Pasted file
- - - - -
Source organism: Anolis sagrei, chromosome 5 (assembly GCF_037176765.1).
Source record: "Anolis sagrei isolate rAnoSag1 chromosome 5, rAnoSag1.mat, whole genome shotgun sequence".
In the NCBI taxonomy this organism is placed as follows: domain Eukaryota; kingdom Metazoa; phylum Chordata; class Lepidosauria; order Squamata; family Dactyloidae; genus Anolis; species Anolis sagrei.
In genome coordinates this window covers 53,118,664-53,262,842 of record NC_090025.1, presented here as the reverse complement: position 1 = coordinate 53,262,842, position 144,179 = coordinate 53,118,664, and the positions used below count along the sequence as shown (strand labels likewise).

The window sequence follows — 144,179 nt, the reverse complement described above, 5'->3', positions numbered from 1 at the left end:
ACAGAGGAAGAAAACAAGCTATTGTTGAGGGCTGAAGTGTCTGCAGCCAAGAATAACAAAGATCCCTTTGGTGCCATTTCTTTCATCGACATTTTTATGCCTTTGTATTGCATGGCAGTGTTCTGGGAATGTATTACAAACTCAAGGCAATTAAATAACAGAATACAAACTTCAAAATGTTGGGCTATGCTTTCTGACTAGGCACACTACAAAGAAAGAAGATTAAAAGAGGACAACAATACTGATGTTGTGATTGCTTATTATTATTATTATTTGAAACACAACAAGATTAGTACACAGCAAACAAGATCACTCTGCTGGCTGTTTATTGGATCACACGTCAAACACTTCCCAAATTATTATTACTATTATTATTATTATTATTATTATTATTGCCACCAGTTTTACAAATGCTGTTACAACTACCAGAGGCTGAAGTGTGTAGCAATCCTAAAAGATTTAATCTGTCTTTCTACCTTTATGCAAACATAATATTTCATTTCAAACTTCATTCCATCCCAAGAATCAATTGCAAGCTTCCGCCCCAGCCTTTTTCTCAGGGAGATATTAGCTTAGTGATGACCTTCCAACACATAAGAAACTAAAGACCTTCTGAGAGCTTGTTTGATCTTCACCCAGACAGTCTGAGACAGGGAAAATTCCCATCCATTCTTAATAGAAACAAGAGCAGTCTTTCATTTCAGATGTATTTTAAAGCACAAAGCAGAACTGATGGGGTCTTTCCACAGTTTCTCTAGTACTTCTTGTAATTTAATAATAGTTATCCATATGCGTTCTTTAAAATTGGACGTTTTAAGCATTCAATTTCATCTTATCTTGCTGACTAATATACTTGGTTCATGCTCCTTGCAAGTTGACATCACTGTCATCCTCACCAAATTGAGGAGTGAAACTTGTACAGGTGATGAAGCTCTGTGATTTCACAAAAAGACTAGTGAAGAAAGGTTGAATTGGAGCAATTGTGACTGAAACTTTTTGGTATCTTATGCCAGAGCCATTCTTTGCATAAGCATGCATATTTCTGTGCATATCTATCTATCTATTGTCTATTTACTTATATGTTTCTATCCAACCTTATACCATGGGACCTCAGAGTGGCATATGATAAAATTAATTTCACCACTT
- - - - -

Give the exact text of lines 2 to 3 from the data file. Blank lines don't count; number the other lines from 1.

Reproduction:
Source record: "Anolis sagrei isolate rAnoSag1 chromosome 5, rAnoSag1.mat, whole genome shotgun sequence".
In the NCBI taxonomy this organism is placed as follows: domain Eukaryota; kingdom Metazoa; phylum Chordata; class Lepidosauria; order Squamata; family Dactyloidae; genus Anolis; species Anolis sagrei.